There is nothing special about the instantiation of a derived class: DerivedClassName()(The derived class in the column shown) creates a new class instance.

The method reference is parsed according to the following rules: Search for the corresponding class attribute, and if necessary, search along the base class chain step by step. If a function object is found, this method reference is legal.

Derived classes may override the methods of their base class. Because methods are not privileged when they call other methods in the same object, when the methods of the base class call the methods of the same base class, they may actually call the override method in the derived class. (For C ++ programmers, all methods in Python are essentially methods.)

The override method in a derived class might be to extend rather than simply replace the duplicate name method in the base class. There is a simple way to call the base class method directly: just call . Sometimes this is also useful for customers. (Note that only when the global scope defined or imported directly.)BaseClassName.methodname(self, arguments)BaseClassName

Python has two functions for inheritance:

  • Function the isinstance () to check the type instance: only is int or from other int type of inheritanceisinstance(obj, int)obj.__class__

  • Function issubclass () to check class inheritance: is because bool is int subclass.issubclass(bool, int)True

    However, it is because the float instead of int subclass.issubclass(float, int)False

5.1. Multiple Inheritance

Python also has limited support for multiple inheritance. Multi-inherited class definition is as follows:

Class  DerivedClassName ( Base1 ,  Base2 ,  Base3 ): 
    < statement - 1 > 
    . 
    . 
    . 
    < statement - N >

In most cases, in the simplest case, you can think of search attributes that inherit depth from parent classes first, left-to-right, instead of searching twice in the same class hierarchy, with one overlap.

Therefore, if DerivedClassNamean attribute is not found in the (derived class in the example), it searches Base1, then (recursively) searches for its base class, searches if it is not found, Base2and so on.

In fact, super() can dynamically change the parsing order. This approach can be seen in some other multi-inherit languages, similar to call-next-method, which is more powerful than super in single inheritance languages.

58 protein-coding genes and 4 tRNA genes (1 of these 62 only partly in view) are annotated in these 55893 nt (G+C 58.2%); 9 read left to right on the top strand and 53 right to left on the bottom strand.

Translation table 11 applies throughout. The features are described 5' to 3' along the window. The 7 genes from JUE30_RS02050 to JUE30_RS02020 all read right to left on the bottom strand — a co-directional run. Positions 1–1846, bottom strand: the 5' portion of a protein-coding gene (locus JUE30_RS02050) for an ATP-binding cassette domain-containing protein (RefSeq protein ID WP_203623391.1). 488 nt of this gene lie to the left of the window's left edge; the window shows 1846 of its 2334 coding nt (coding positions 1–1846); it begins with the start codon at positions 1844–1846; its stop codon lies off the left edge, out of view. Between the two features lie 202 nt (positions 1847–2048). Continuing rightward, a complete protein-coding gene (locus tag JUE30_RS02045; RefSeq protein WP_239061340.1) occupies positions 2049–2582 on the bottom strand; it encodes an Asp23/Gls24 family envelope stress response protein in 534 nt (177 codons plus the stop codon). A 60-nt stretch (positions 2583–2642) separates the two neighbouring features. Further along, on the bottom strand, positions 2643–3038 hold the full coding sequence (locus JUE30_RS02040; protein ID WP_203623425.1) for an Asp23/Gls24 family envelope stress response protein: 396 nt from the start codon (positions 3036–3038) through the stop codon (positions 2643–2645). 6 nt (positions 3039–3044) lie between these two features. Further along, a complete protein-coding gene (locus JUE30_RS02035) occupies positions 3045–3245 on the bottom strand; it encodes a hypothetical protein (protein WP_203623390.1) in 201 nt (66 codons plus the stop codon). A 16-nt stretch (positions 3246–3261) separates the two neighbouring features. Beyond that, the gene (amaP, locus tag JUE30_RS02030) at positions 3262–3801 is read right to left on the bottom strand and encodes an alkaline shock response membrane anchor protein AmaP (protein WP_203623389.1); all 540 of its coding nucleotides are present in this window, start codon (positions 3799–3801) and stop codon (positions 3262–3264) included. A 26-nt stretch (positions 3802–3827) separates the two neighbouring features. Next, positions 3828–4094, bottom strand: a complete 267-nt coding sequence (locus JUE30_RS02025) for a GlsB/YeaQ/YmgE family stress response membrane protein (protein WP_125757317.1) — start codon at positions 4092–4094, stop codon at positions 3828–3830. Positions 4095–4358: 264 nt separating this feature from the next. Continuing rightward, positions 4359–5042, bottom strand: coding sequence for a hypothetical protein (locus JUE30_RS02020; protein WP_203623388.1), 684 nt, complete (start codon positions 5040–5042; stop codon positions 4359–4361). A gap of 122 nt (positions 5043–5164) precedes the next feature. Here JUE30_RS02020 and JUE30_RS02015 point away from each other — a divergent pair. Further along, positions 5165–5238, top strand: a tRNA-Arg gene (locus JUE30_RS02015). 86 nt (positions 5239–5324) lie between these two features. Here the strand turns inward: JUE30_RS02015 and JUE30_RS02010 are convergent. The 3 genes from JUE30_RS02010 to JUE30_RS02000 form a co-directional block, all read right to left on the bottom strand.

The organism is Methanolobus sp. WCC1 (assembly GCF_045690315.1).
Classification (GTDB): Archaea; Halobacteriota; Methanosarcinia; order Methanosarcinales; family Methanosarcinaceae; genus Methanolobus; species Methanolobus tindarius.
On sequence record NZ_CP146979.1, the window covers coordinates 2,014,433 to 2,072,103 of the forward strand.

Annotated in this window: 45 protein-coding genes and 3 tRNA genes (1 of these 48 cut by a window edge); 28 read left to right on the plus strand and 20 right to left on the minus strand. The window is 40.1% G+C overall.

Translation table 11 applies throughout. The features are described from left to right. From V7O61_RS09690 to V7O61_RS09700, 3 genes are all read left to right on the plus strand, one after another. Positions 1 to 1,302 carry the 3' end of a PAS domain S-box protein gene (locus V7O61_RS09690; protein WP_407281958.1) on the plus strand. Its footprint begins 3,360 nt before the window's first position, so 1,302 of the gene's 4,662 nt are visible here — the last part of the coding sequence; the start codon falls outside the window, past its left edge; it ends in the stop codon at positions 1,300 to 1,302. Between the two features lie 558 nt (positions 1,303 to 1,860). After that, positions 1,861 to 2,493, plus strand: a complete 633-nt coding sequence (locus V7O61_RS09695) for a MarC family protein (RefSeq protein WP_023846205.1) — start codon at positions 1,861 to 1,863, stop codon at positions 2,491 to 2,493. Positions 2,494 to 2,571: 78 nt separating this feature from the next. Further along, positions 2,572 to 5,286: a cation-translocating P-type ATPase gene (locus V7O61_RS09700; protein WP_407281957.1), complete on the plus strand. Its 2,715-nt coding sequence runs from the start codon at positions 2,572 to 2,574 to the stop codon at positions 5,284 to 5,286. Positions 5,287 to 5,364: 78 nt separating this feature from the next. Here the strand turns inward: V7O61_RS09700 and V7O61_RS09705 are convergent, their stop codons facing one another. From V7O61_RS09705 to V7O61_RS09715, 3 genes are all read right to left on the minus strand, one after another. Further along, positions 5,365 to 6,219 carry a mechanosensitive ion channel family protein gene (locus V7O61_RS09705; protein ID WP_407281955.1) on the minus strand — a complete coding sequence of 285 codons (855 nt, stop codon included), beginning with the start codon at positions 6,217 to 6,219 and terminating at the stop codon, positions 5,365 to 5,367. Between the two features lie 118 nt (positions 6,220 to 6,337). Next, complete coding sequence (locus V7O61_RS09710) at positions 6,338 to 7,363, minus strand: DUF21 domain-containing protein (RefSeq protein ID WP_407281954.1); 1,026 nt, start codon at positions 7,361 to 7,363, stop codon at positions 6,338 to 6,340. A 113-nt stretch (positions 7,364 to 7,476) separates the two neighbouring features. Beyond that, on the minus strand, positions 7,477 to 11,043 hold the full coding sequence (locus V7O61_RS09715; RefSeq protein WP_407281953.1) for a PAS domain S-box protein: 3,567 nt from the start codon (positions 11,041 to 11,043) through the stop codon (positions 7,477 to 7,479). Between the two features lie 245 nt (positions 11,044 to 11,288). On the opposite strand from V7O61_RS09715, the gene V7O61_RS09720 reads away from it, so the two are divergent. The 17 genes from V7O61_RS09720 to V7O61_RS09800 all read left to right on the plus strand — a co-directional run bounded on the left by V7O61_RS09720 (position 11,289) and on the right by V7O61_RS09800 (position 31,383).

Dynamic ordering is necessary because all multiple inheritances have one or more diamond relationships (meaning that at least one ancestor class can be reached from a subclass via multiple inheritance paths). For example, all new-style classes inherit from object , so any multiple inheritance will always have more than one inheritance path to object .

In order to prevent repeated access to the base class, through a dynamic linearization algorithm, each class specifies the order in a left-to-right order. Each ancestor class is called only once, which is monotonic (meaning that a class is inherited. Does not affect the order of its ancestors). Finally, it is possible to design a reliable and scalable multi-inheritance class in this way.

6. Private variables

A “private” instance variable that can only be accessed from within the object does not exist in Python. However, there is also a workaround for most Python code: names that begin with an underscore (for example _spam) will be treated as a non-public part of the API (whether it is a function, method, or data member). It will be treated as an implementation detail and need not be exposed.

Because there is a legitimate class private member usage (that is, avoiding conflicting definitions in subclasses), Python provides limited support for this structure, called name mangling .

Any shape such as __spaman identification (underscores at least two front, a back up), is replaced _classname__spam, without the leading underscore classnameis the current class name. This grammar does not care about the location of the identifier, only within the class definition.